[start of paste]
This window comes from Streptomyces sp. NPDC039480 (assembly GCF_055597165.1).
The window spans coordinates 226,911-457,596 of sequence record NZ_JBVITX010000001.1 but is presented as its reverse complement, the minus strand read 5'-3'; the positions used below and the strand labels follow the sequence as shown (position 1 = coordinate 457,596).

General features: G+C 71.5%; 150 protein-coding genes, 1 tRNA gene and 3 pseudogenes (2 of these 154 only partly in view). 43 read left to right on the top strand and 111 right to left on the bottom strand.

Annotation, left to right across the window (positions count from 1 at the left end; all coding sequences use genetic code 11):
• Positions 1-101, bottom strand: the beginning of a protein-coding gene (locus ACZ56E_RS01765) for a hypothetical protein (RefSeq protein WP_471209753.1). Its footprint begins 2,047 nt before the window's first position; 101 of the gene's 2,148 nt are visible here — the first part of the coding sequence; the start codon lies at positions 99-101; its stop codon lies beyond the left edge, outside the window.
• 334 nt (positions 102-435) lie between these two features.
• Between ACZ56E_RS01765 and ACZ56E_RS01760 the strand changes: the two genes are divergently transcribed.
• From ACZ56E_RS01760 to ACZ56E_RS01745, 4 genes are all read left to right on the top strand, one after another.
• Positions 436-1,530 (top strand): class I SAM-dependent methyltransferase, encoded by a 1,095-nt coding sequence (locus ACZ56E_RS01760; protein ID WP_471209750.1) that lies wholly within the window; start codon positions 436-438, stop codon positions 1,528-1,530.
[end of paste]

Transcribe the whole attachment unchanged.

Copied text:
This window comes from Streptomyces sp. NPDC039480 (assembly GCF_055597165.1).
The window spans coordinates 226,911-457,596 of sequence record NZ_JBVITX010000001.1 but is presented as its reverse complement, the minus strand read 5'-3'; the positions used below and the strand labels follow the sequence as shown (position 1 = coordinate 457,596).

General features: G+C 71.5%; 150 protein-coding genes, 1 tRNA gene and 3 pseudogenes (2 of these 154 only partly in view). 43 read left to right on the top strand and 111 right to left on the bottom strand.

Annotation, left to right across the window (positions count from 1 at the left end; all coding sequences use genetic code 11):
• Positions 1-101, bottom strand: the beginning of a protein-coding gene (locus ACZ56E_RS01765) for a hypothetical protein (RefSeq protein WP_471209753.1). Its footprint begins 2,047 nt before the window's first position; 101 of the gene's 2,148 nt are visible here — the first part of the coding sequence; the start codon lies at positions 99-101; its stop codon lies beyond the left edge, outside the window.
• 334 nt (positions 102-435) lie between these two features.
• Between ACZ56E_RS01765 and ACZ56E_RS01760 the strand changes: the two genes are divergently transcribed.
• From ACZ56E_RS01760 to ACZ56E_RS01745, 4 genes are all read left to right on the top strand, one after another.
• Positions 436-1,530 (top strand): class I SAM-dependent methyltransferase, encoded by a 1,095-nt coding sequence (locus ACZ56E_RS01760; protein ID WP_471209750.1) that lies wholly within the window; start codon positions 436-438, stop codon positions 1,528-1,530.